Photo Credit: Glen Canyon Dam and Colorado River - Page, Arizona by user Jim Trodel


Rocket launches are always exciting. So are clean energy revolution launches. Although I have never attended the launch of an American space rocket, I have been there at the launch of a clean energy revolution, a more terrestrial but just as important effort – one that will surely be as big a leap for mankind as the one that took place on the Sea of Tranquility.

There is a difference between the starting points of these two types of endeavor, of course. The launch of a rocket has well defined and inarguable starting point – the electric moment when the dragon roars to life and spits incandescent clouds of flaming gas into the Florida sky. The countdown is precise, and the ignition point a thunderclap of promise.

The launch of clean energy revolution is, in contrast, a nuanced affair, and it’s starting point itself subject to interpretation. When would all the national signs signal an unalterable commitment to this journey? Could such a moment be so clear it could not be subject of debate?

Probably not. But if a national consensus about that moment is impossible, a personal recognition is not only possible, but actually happened to me on April 24, 2008. On that day, it all seemed to come together – the political, the personal, and the economic.

Politically, the day brought a long awaited cutting of a Gordian Knot that had stymied our efforts to pass an extension of the renewable energy tax credits for months before. Those tax credits were absolutely fundamental to the growth of the most promising clean energy technologies, and their imminent expiration was threatening the continued growth of the wind, solar, wave, and enhanced geothermal industries. On that day, the Ausra Solar Thermal Company was on the precipice of losing a major contract with PGE for one of the nation’s first solar thermal plants in 20 years. So I had been tearing my hair out for months as we sought a way to break the logjam that kept our extension from passing, a logjam that resulted from the Senate’s refusal to “pay for” these tax breaks with some other form of alternate federal revenue, a requirement of the House to abide new tax breaks.

But that afternoon, I talked to Dave Obey, Chair of the Appropriations Committee. After listening to Dave’s standard tongue-lashing of how doing such a radical thing would destroy his ability to move a bill at all, and would probably be the end of western civilization, he suggested it may be possible to put our measure in the imminent supplemental appropriation bill, if the Senate wouldn’t present a problem. This was golden because I already had assurances that Harry Reid would go along with the deal.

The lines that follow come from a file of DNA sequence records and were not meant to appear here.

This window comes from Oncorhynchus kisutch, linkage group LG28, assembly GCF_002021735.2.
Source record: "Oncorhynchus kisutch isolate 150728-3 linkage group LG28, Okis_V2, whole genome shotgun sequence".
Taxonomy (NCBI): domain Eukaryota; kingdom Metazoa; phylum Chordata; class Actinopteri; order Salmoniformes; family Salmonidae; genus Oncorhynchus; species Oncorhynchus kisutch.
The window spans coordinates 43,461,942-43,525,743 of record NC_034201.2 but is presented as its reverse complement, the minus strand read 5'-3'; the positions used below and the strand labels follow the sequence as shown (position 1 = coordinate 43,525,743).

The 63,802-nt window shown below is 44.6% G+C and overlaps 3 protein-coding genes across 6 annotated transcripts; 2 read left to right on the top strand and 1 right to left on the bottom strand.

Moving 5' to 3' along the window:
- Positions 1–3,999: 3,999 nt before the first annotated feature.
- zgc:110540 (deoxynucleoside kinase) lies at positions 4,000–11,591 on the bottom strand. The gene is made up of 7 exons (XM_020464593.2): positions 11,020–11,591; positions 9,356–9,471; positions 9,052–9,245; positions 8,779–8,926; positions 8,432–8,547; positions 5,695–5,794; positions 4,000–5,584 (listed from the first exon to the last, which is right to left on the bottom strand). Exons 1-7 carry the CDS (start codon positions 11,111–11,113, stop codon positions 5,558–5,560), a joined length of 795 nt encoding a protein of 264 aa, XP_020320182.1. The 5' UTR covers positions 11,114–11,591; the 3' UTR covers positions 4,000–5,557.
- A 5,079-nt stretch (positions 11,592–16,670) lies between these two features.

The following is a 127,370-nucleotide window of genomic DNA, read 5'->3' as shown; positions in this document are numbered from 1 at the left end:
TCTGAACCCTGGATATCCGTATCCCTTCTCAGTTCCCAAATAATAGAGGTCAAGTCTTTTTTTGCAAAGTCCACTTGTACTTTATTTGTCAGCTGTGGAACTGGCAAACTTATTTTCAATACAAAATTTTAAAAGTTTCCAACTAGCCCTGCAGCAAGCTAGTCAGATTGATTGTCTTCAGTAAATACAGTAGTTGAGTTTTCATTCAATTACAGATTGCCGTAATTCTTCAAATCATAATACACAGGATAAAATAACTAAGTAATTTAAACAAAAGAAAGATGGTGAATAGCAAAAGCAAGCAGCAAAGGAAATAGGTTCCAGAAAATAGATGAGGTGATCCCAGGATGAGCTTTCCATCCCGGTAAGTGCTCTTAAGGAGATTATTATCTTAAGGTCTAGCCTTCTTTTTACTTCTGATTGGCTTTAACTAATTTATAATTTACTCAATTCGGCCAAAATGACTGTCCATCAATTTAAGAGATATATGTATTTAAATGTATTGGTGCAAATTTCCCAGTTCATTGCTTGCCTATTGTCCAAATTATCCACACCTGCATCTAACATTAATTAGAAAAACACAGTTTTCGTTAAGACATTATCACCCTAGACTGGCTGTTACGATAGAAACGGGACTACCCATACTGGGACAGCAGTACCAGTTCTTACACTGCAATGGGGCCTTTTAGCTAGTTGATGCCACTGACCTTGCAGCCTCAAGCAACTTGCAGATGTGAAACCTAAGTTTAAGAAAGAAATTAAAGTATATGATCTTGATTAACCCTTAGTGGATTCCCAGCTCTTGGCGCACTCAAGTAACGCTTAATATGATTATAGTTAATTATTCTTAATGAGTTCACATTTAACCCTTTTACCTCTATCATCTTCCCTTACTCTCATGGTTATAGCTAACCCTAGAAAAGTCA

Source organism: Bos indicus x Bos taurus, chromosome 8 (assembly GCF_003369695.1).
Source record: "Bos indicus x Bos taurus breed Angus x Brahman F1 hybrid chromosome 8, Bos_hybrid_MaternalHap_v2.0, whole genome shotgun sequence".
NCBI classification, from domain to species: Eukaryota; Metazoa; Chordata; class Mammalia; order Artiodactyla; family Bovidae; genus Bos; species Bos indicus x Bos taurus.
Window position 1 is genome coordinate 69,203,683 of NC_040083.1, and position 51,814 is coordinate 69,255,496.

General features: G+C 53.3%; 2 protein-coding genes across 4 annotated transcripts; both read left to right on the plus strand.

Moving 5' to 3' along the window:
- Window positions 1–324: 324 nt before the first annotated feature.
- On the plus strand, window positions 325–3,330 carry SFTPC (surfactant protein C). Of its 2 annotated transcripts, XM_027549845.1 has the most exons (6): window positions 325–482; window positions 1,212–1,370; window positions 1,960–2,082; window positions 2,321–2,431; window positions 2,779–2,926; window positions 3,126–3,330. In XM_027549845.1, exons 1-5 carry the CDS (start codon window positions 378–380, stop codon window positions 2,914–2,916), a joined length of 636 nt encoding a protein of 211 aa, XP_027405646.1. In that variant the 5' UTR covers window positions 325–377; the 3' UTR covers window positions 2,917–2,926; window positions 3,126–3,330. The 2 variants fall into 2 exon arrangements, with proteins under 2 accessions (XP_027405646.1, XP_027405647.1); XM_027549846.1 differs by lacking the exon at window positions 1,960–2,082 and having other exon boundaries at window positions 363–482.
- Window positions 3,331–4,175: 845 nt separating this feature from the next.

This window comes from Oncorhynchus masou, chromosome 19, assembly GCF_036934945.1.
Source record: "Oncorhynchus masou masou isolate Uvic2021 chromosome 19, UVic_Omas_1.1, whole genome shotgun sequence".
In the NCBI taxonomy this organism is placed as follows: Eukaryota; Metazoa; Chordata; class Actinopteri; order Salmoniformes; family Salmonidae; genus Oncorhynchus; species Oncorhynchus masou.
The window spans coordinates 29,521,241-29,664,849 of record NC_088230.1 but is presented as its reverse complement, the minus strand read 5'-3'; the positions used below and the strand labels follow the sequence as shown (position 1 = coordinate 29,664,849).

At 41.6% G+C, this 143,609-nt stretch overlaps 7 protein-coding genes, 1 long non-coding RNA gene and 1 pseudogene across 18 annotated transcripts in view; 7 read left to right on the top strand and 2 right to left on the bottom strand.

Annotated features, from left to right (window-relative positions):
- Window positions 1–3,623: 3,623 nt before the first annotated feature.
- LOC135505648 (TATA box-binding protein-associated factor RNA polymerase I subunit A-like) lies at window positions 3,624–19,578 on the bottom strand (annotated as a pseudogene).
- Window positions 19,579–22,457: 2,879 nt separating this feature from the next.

So that day, a major piece of the political puzzle came into place.

One hour later, as I strolled into National Airport (I refuse to call it Reagan), a glance at the shelves of the book store showed that three of the nation’s most mainstream magazines all had devoted virtually their entire issues to the clean energy revolution. That day, there was no escaping the issue by anyone wanting to read some light material in National Airport.

That day, a cultural piece of the puzzle came into place.

Just a few minutes later, I called Jim McDermott, the son of my colleague, but couldn’t reach him because he turned out to be in Saudi Arabia selling them his one-of-a-kind solar thermal system to which he holds the worldwide distribution rights – a system that has what may be the world’s most promising technology capable of storing energy generated by the solar thermal system. This system uses molten salt to store energy when the sun is not shining, a critical virtue that may be the final piece required to make solar energy a truly fundamental part of our electrical grid. Here was an American company selling an energy technology to the heart of the oil and gas beast, retrieving some of the billions we had sent to the Mideast. What a sweet turnabout!

That day, a piece of the technological puzzle fell into place.

So as I took seat in 15E on my Alaska flight, the fact that I was in an uncomfortable middle seat was assuaged by a new feeling, a feeling that the revolution had started, that the political, the cultural, and the technological pieces had come together, and that we were finally on our way. At that moment, as the plane took off, so did my sense of boundless optimism.

Houston, we have liftoff.


Jay Inslee represents the First District of the State of Washington (Seattle area) in the United States House of Representatives. He is the co-author of Apollo's Fire: Igniting America's Clean Energy Economy.